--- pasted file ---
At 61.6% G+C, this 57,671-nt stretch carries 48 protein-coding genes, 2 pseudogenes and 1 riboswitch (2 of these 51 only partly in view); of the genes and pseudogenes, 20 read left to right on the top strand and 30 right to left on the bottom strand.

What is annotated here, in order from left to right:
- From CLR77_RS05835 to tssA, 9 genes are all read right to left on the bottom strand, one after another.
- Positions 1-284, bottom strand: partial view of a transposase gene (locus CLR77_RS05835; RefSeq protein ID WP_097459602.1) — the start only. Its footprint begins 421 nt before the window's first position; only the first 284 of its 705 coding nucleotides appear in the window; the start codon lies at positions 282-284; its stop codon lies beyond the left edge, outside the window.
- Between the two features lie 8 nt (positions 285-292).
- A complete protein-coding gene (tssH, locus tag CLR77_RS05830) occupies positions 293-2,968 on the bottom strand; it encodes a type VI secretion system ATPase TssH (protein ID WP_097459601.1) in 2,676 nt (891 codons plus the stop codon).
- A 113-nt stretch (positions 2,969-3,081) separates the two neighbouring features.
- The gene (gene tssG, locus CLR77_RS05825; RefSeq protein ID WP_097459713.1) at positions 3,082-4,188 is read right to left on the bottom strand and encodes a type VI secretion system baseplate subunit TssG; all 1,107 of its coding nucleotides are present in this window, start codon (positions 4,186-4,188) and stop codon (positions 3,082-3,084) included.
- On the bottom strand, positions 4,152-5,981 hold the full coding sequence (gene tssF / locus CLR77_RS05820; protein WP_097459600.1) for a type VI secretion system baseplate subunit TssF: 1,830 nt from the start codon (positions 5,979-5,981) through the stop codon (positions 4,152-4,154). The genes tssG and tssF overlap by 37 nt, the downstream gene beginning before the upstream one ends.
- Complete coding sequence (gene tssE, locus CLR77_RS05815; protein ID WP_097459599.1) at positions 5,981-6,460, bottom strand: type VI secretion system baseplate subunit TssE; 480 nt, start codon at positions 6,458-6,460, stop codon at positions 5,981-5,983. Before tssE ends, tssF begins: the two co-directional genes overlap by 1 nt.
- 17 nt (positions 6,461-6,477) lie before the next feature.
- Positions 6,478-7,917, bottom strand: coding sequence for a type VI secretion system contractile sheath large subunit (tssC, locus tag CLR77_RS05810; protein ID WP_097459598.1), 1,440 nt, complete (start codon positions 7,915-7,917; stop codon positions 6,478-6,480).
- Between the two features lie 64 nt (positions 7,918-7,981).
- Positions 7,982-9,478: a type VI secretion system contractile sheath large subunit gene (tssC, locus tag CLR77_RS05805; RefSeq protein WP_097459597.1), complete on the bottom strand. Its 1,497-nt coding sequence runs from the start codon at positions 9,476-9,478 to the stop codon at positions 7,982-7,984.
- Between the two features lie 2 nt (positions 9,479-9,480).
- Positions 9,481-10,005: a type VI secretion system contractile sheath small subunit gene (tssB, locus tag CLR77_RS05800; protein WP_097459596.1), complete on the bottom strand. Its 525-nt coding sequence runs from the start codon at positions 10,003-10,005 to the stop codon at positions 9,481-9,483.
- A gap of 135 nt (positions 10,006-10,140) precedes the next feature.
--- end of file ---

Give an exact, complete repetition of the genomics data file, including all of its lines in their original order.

At 61.6% G+C, this 57,671-nt stretch carries 48 protein-coding genes, 2 pseudogenes and 1 riboswitch (2 of these 51 only partly in view); of the genes and pseudogenes, 20 read left to right on the top strand and 30 right to left on the bottom strand.

What is annotated here, in order from left to right:
- From CLR77_RS05835 to tssA, 9 genes are all read right to left on the bottom strand, one after another.
- Positions 1-284, bottom strand: partial view of a transposase gene (locus CLR77_RS05835; RefSeq protein ID WP_097459602.1) — the start only. Its footprint begins 421 nt before the window's first position; only the first 284 of its 705 coding nucleotides appear in the window; the start codon lies at positions 282-284; its stop codon lies beyond the left edge, outside the window.
- Between the two features lie 8 nt (positions 285-292).
- A complete protein-coding gene (tssH, locus tag CLR77_RS05830) occupies positions 293-2,968 on the bottom strand; it encodes a type VI secretion system ATPase TssH (protein ID WP_097459601.1) in 2,676 nt (891 codons plus the stop codon).
- A 113-nt stretch (positions 2,969-3,081) separates the two neighbouring features.
- The gene (gene tssG, locus CLR77_RS05825; RefSeq protein ID WP_097459713.1) at positions 3,082-4,188 is read right to left on the bottom strand and encodes a type VI secretion system baseplate subunit TssG; all 1,107 of its coding nucleotides are present in this window, start codon (positions 4,186-4,188) and stop codon (positions 3,082-3,084) included.
- On the bottom strand, positions 4,152-5,981 hold the full coding sequence (gene tssF / locus CLR77_RS05820; protein WP_097459600.1) for a type VI secretion system baseplate subunit TssF: 1,830 nt from the start codon (positions 5,979-5,981) through the stop codon (positions 4,152-4,154). The genes tssG and tssF overlap by 37 nt, the downstream gene beginning before the upstream one ends.
- Complete coding sequence (gene tssE, locus CLR77_RS05815; protein ID WP_097459599.1) at positions 5,981-6,460, bottom strand: type VI secretion system baseplate subunit TssE; 480 nt, start codon at positions 6,458-6,460, stop codon at positions 5,981-5,983. Before tssE ends, tssF begins: the two co-directional genes overlap by 1 nt.
- 17 nt (positions 6,461-6,477) lie before the next feature.
- Positions 6,478-7,917, bottom strand: coding sequence for a type VI secretion system contractile sheath large subunit (tssC, locus tag CLR77_RS05810; protein ID WP_097459598.1), 1,440 nt, complete (start codon positions 7,915-7,917; stop codon positions 6,478-6,480).
- Between the two features lie 64 nt (positions 7,918-7,981).
- Positions 7,982-9,478: a type VI secretion system contractile sheath large subunit gene (tssC, locus tag CLR77_RS05805; RefSeq protein WP_097459597.1), complete on the bottom strand. Its 1,497-nt coding sequence runs from the start codon at positions 9,476-9,478 to the stop codon at positions 7,982-7,984.
- Between the two features lie 2 nt (positions 9,479-9,480).
- Positions 9,481-10,005: a type VI secretion system contractile sheath small subunit gene (tssB, locus tag CLR77_RS05800; protein WP_097459596.1), complete on the bottom strand. Its 525-nt coding sequence runs from the start codon at positions 10,003-10,005 to the stop codon at positions 9,481-9,483.
- A gap of 135 nt (positions 10,006-10,140) precedes the next feature.